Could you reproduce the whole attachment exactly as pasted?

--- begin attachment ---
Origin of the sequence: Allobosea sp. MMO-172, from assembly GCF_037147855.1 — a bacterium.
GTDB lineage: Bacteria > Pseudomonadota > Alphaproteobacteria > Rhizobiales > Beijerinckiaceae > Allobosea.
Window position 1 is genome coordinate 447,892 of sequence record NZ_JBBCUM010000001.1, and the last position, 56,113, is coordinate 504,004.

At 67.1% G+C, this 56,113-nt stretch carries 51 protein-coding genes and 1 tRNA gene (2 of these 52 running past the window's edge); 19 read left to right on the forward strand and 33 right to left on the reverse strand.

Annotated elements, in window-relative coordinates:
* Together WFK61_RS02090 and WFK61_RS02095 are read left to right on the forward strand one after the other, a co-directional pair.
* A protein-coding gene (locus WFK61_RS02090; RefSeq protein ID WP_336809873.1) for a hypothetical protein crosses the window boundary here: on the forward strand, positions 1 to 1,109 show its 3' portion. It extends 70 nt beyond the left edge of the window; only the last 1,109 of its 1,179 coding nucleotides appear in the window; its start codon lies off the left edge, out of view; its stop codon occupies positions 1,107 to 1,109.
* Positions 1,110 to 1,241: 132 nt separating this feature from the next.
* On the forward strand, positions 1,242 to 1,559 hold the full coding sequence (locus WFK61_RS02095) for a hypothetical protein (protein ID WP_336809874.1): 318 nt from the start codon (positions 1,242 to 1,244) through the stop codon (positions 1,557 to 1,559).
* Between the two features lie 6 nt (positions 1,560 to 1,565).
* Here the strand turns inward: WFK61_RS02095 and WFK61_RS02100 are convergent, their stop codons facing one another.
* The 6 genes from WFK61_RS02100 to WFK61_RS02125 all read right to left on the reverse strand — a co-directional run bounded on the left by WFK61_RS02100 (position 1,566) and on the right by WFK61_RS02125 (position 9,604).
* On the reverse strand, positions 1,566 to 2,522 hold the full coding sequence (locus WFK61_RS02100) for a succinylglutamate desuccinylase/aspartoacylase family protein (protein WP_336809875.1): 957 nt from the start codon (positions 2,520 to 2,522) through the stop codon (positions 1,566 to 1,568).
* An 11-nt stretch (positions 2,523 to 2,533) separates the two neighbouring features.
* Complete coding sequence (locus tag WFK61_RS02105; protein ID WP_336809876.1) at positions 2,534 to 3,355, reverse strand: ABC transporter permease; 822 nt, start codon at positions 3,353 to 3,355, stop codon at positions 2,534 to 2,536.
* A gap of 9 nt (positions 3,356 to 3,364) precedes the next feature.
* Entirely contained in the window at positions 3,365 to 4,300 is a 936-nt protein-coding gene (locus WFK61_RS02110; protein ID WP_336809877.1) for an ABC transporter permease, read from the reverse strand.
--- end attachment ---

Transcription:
Origin of the sequence: Allobosea sp. MMO-172, from assembly GCF_037147855.1 — a bacterium.
GTDB lineage: Bacteria > Pseudomonadota > Alphaproteobacteria > Rhizobiales > Beijerinckiaceae > Allobosea.
Window position 1 is genome coordinate 447,892 of sequence record NZ_JBBCUM010000001.1, and the last position, 56,113, is coordinate 504,004.

At 67.1% G+C, this 56,113-nt stretch carries 51 protein-coding genes and 1 tRNA gene (2 of these 52 running past the window's edge); 19 read left to right on the forward strand and 33 right to left on the reverse strand.

Annotated elements, in window-relative coordinates:
* Together WFK61_RS02090 and WFK61_RS02095 are read left to right on the forward strand one after the other, a co-directional pair.
* A protein-coding gene (locus WFK61_RS02090; RefSeq protein ID WP_336809873.1) for a hypothetical protein crosses the window boundary here: on the forward strand, positions 1 to 1,109 show its 3' portion. It extends 70 nt beyond the left edge of the window; only the last 1,109 of its 1,179 coding nucleotides appear in the window; its start codon lies off the left edge, out of view; its stop codon occupies positions 1,107 to 1,109.
* Positions 1,110 to 1,241: 132 nt separating this feature from the next.
* On the forward strand, positions 1,242 to 1,559 hold the full coding sequence (locus WFK61_RS02095) for a hypothetical protein (protein ID WP_336809874.1): 318 nt from the start codon (positions 1,242 to 1,244) through the stop codon (positions 1,557 to 1,559).
* Between the two features lie 6 nt (positions 1,560 to 1,565).
* Here the strand turns inward: WFK61_RS02095 and WFK61_RS02100 are convergent, their stop codons facing one another.
* The 6 genes from WFK61_RS02100 to WFK61_RS02125 all read right to left on the reverse strand — a co-directional run bounded on the left by WFK61_RS02100 (position 1,566) and on the right by WFK61_RS02125 (position 9,604).
* On the reverse strand, positions 1,566 to 2,522 hold the full coding sequence (locus WFK61_RS02100) for a succinylglutamate desuccinylase/aspartoacylase family protein (protein WP_336809875.1): 957 nt from the start codon (positions 2,520 to 2,522) through the stop codon (positions 1,566 to 1,568).
* An 11-nt stretch (positions 2,523 to 2,533) separates the two neighbouring features.
* Complete coding sequence (locus tag WFK61_RS02105; protein ID WP_336809876.1) at positions 2,534 to 3,355, reverse strand: ABC transporter permease; 822 nt, start codon at positions 3,353 to 3,355, stop codon at positions 2,534 to 2,536.
* A gap of 9 nt (positions 3,356 to 3,364) precedes the next feature.
* Entirely contained in the window at positions 3,365 to 4,300 is a 936-nt protein-coding gene (locus WFK61_RS02110; protein ID WP_336809877.1) for an ABC transporter permease, read from the reverse strand.